Monday, September 20, 2010

Myths about the Common Cold

Basil Waine Kong

My fellow Jamaicans have a great fear of catching cold and the rain (fresh rain or acid rain from South Africa) and the weather are often viewed as the culprits. Important indoor events are cancelled because of rain and whenever I anticipate standing in a long line, I go when it rains as there will be no wait. A subtle reason may also be our fascination about love and romance when it rains. On the other hand, it would make no sense to Jamaicans why Freddie Astaire and Ginger Rogers would be singing and dancing in the rain. They must be nam fools.

I was walking around barefoot ina mi yard in Jamaica during a recent rainfall and a total stranger passing by advised me that if I didn’t put on some shoes, I would catch cold in my foot. I am told that over-exposure to the rain can also precipitate a cold in the knees and back. I am puzzled when my very sophisticated friends rush into the locker room to put on dry clothes after getting wet on a golf course. This started me thinking about the times I was encouraged to wear a hat so wouldn’t get a head cold; to never get out of bed and immediately expose myself to water (shower); never go outside immediately after taking a bath; stay warm with a jacket or sweater to avoid being chilled; and the many other myths about the common cold that is part of our belief system. In fact, myths about the common cold exist in all societies.

My grandmother thought the common cold was caused by “night air” and would call in the pickney dem as soon as it got dark. It turns out that she and others had noticed that during a malaria (ghengi fever) epidemic, those who stayed out late at night, became sick and even died and so developed a healthy fear of the dark. The culprit were mosquitoes that bit malaria infected people and spread the parasite by biting new victims when the mosquitoes swarmed and bit everyone in sight. A very important lesson is that a correlation does not a cause and effect make. That which is said to cause something, should exist when the cause is present and should be absent when the cause is absent.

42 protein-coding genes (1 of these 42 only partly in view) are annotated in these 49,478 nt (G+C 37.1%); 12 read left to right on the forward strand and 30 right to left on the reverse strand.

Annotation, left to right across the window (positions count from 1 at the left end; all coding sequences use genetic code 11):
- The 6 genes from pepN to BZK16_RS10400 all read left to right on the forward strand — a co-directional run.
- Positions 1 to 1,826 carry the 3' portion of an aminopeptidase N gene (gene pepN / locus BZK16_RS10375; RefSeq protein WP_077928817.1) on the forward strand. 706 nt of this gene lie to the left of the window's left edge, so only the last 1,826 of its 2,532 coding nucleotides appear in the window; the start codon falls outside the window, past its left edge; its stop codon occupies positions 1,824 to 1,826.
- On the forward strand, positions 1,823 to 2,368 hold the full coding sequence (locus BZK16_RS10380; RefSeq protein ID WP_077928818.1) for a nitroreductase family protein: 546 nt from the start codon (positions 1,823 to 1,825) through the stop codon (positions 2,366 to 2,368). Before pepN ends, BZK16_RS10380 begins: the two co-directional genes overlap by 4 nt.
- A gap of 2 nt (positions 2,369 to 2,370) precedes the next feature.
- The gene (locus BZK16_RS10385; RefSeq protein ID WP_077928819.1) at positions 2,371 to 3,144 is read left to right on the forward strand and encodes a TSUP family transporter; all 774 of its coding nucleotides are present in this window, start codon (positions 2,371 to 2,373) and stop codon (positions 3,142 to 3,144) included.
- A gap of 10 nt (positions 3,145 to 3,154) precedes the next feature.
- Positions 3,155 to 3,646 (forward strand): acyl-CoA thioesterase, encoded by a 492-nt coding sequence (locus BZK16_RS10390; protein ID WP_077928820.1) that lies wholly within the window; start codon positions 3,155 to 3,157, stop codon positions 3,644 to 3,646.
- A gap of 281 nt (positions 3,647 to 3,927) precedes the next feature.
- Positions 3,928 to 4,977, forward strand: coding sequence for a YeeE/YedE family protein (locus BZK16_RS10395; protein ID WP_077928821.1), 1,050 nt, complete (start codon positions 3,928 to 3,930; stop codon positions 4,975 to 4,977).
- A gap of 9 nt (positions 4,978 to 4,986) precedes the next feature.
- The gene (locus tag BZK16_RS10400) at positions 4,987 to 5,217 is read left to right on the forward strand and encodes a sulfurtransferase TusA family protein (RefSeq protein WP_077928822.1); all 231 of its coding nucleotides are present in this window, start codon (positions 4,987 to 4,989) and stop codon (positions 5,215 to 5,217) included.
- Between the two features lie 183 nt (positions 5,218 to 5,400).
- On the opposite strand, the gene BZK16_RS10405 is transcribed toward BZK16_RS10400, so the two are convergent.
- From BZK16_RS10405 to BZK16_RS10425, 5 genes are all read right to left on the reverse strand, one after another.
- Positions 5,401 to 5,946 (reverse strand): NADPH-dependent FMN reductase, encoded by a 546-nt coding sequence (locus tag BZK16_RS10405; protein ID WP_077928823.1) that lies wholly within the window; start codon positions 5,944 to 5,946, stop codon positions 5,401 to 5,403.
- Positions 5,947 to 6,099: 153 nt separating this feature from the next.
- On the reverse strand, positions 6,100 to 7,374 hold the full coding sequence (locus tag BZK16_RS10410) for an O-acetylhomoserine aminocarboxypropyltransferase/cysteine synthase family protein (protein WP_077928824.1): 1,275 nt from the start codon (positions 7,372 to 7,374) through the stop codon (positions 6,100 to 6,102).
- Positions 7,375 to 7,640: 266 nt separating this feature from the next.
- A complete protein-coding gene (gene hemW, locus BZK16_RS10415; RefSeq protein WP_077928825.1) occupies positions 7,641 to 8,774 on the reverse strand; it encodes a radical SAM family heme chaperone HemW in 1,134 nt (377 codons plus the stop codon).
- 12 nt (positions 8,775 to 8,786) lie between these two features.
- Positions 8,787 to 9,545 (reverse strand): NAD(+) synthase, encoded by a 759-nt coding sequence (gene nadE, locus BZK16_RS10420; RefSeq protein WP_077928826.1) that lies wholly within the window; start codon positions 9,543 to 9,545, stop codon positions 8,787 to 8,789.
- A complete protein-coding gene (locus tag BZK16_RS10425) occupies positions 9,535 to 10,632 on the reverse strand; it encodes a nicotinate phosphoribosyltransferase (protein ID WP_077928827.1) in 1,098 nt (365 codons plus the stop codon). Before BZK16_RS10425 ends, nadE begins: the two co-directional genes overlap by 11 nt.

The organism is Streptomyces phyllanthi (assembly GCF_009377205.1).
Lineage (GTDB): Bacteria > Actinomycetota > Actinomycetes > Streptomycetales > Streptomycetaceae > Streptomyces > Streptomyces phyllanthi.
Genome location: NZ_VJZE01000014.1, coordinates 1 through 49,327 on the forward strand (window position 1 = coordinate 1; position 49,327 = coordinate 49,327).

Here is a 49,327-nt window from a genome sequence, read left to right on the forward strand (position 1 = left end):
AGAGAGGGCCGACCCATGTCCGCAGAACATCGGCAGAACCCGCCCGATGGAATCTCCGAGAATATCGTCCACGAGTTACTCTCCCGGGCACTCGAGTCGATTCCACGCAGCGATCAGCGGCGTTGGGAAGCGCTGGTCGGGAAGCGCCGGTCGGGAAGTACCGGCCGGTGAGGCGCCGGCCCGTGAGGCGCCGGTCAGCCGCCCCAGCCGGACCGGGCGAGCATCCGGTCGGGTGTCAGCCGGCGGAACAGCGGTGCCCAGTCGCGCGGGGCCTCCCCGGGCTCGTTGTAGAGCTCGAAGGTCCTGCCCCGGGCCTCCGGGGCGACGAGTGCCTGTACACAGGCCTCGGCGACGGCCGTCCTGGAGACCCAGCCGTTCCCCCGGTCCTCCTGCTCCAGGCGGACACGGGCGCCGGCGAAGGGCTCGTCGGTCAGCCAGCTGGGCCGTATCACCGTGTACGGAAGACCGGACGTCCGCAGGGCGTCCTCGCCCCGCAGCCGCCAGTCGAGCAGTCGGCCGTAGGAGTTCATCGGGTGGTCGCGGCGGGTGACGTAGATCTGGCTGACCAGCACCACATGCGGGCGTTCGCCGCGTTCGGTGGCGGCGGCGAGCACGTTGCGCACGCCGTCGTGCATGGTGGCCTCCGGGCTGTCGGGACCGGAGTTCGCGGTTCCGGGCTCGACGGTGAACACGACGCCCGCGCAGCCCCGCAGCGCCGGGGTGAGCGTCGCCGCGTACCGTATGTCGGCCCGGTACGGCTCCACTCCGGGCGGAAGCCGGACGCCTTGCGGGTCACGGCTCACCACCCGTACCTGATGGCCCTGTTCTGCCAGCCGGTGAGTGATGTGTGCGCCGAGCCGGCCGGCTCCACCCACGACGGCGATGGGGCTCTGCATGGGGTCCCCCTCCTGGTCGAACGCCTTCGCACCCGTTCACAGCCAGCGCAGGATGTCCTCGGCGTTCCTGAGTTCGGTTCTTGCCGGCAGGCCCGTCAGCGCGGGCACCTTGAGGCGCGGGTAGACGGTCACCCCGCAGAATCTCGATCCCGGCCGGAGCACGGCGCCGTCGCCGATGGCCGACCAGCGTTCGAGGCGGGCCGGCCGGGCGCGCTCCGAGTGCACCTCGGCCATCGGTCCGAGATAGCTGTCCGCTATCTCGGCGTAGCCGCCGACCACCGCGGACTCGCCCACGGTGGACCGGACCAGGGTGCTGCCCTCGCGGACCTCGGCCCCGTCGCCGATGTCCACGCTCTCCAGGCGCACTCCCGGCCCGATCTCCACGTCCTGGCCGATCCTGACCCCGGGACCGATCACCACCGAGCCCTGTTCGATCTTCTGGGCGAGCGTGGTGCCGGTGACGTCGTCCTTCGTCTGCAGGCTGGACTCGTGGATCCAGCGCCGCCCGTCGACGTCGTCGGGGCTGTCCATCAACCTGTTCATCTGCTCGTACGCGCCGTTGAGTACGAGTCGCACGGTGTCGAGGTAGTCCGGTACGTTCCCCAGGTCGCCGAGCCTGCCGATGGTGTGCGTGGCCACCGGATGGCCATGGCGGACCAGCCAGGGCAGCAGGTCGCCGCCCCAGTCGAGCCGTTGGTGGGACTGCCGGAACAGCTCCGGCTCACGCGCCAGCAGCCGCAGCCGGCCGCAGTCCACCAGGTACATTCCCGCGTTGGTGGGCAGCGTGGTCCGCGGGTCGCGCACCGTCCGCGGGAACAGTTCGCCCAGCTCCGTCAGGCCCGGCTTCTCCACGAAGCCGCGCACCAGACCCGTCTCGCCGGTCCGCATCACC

The common cold, also known as a viral upper respiratory tract infection, is a contagious disease that can be caused by hundreds of different types of viruses. Because so many different viruses can cause a cold and because new cold viruses constantly evolve, the body never builds up resistance against all of them. For this reason, colds are a frequent and recurring problem. In fact, children can have up to 12 colds per year while adults typically have two. The common cold is the most frequently occurring illness in the world, A single tourist who is infected with a cold virus, could infect the entire plane full of people who could in turn spread it to the entire population of Jamaica within 24 hours by sneezing on each other. As soon as the cold virus get into our nose, it will rapidly reproduce and will not be relieved by frequent blowing of the nose or sneezing.

Cold viruses infect the victim’s upper respiratory tract (nose, sinuses, eyes and throat). Symptoms include runny or stuffy nose, watery eyes, congestion, coughing and sneezing. You could have the virus and have no symptoms and you could have one or more of these symptoms but do not have the virus. These symptoms could be an allergy such as when you sneeze from cold feet or have runny eyes from tree pollen, dust or smoke.